• 3 Posts
Joined hace 4 años
Cake day: ago. 27, 2019


Yeah, this. It’s a sacred landmark on land that belongs to Native Americans. Give it back to them, let them decide.

Nothing spectacular for me, but I worked a 0-hour contract for 9 years. It’s not too bad if you’re still called in regularly, but it wears you down after a while. You’re never fully part of the team, you have very limited rights, you’re the first to be disposed of, you’re never entirely sure of income, etc. I decided to get a teacher’s degree after a while to have something on the backburner. When I wanted to go for an interview my boss gave me pain because, even though I wasn’t scheduled to work, I had to keep the day free for them! That was the final straw, decided to quit. We have a decent welfare system where I live, but it’s been crushed by decades of neoliberalism, so I expected nothing of it. Amazingly, they decided that I had a good reason to quit and I was still entitled to unemployment benefits based on the last weeks of salary. Nothing came of the teaching job (too many people with my degree and too little openings) so no luck there. But then I moved two years ago and now I’m at a new employer, a very small one, and this time it’s on a good and steady contract. Glad I said “fuck you” to my employer and left. I get that that’s not a luxury that every worker can afford though, so solidarity to anyone who is in the situation I was in.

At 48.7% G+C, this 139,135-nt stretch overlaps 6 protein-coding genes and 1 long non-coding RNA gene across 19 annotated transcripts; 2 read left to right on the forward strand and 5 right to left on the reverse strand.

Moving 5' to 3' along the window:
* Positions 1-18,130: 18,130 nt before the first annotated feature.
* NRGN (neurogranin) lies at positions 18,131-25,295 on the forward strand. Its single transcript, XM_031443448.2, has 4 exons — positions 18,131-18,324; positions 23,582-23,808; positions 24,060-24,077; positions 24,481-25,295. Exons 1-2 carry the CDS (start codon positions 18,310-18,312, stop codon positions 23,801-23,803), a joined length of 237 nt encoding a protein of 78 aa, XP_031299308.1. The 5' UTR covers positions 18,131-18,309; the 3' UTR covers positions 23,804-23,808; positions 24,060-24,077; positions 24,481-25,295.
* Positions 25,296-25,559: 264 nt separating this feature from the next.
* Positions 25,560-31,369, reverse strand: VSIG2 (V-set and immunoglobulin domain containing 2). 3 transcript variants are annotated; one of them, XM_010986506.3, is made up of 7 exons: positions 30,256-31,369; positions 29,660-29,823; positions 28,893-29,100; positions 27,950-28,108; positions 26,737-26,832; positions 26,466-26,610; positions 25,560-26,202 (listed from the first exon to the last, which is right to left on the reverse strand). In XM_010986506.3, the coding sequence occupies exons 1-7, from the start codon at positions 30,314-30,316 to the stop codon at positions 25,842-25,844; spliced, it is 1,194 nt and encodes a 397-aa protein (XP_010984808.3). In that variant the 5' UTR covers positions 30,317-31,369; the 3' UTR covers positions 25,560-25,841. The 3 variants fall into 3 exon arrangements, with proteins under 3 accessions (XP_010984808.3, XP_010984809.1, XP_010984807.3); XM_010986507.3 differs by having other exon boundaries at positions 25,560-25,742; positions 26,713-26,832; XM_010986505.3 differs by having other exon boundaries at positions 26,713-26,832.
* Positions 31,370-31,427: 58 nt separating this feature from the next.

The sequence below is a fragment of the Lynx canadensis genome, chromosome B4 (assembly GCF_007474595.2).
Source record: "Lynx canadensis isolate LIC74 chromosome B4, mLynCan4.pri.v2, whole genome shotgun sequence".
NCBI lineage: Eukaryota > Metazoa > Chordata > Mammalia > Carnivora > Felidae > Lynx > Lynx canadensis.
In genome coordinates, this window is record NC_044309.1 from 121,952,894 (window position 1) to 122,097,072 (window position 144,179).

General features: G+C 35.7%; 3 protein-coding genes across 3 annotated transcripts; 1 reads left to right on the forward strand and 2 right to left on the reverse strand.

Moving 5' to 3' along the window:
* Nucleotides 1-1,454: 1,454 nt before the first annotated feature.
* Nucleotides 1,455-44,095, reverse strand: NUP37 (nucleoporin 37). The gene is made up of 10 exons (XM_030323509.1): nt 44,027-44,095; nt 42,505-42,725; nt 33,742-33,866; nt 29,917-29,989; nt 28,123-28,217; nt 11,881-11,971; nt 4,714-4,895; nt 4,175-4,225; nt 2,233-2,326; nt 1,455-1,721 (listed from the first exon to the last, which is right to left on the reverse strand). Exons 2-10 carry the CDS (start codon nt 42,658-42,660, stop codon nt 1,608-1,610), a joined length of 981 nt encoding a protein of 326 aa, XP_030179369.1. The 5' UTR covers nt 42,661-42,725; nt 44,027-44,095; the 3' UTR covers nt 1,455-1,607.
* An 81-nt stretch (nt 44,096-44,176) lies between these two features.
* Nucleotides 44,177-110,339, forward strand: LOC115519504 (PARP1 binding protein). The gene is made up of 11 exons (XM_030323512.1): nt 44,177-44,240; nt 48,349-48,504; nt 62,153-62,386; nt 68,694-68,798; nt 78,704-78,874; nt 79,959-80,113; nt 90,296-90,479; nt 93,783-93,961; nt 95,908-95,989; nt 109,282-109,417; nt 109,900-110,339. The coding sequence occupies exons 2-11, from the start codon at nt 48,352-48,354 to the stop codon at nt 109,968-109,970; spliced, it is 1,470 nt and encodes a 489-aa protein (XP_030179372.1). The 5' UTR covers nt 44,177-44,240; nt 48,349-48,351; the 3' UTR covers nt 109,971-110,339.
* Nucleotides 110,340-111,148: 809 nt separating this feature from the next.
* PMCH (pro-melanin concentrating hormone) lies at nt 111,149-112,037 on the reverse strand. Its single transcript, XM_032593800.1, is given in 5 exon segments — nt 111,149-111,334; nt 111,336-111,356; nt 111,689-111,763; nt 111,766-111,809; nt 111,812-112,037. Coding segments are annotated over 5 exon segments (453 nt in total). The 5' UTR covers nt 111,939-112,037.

Talking about work and money to my son